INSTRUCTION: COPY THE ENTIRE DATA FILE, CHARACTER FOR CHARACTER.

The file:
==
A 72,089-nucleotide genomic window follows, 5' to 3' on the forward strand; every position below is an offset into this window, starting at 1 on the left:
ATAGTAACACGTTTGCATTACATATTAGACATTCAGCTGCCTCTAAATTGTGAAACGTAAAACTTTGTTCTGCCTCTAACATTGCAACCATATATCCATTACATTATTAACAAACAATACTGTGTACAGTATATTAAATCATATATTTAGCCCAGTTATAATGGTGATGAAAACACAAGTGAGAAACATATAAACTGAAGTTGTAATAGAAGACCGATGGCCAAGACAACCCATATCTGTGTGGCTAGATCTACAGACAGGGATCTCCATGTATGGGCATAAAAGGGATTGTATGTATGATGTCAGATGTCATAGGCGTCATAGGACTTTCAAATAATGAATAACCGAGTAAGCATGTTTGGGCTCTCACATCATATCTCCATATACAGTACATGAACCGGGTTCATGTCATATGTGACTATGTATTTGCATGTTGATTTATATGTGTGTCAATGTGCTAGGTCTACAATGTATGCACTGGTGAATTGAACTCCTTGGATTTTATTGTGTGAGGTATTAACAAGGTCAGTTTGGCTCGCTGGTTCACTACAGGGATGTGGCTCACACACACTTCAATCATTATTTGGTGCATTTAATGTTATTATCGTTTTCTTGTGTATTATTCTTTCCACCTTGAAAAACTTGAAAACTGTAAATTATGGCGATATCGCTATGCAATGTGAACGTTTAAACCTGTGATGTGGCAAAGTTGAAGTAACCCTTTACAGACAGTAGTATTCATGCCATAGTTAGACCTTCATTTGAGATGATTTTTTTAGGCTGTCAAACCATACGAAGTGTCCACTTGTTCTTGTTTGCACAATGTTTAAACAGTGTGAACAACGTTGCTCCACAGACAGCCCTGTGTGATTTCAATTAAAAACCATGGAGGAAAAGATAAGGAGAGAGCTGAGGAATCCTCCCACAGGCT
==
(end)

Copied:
A 72,089-nucleotide genomic window follows, 5' to 3' on the forward strand; every position below is an offset into this window, starting at 1 on the left:
ATAGTAACACGTTTGCATTACATATTAGACATTCAGCTGCCTCTAAATTGTGAAACGTAAAACTTTGTTCTGCCTCTAACATTGCAACCATATATCCATTACATTATTAACAAACAATACTGTGTACAGTATATTAAATCATATATTTAGCCCAGTTATAATGGTGATGAAAACACAAGTGAGAAACATATAAACTGAAGTTGTAATAGAAGACCGATGGCCAAGACAACCCATATCTGTGTGGCTAGATCTACAGACAGGGATCTCCATGTATGGGCATAAAAGGGATTGTATGTATGATGTCAGATGTCATAGGCGTCATAGGACTTTCAAATAATGAATAACCGAGTAAGCATGTTTGGGCTCTCACATCATATCTCCATATACAGTACATGAACCGGGTTCATGTCATATGTGACTATGTATTTGCATGTTGATTTATATGTGTGTCAATGTGCTAGGTCTACAATGTATGCACTGGTGAATTGAACTCCTTGGATTTTATTGTGTGAGGTATTAACAAGGTCAGTTTGGCTCGCTGGTTCACTACAGGGATGTGGCTCACACACACTTCAATCATTATTTGGTGCATTTAATGTTATTATCGTTTTCTTGTGTATTATTCTTTCCACCTTGAAAAACTTGAAAACTGTAAATTATGGCGATATCGCTATGCAATGTGAACGTTTAAACCTGTGATGTGGCAAAGTTGAAGTAACCCTTTACAGACAGTAGTATTCATGCCATAGTTAGACCTTCATTTGAGATGATTTTTTTAGGCTGTCAAACCATACGAAGTGTCCACTTGTTCTTGTTTGCACAATGTTTAAACAGTGTGAACAACGTTGCTCCACAGACAGCCCTGTGTGATTTCAATTAAAAACCATGGAGGAAAAGATAAGGAGAGAGCTGAGGAATCCTCCCACAGGCT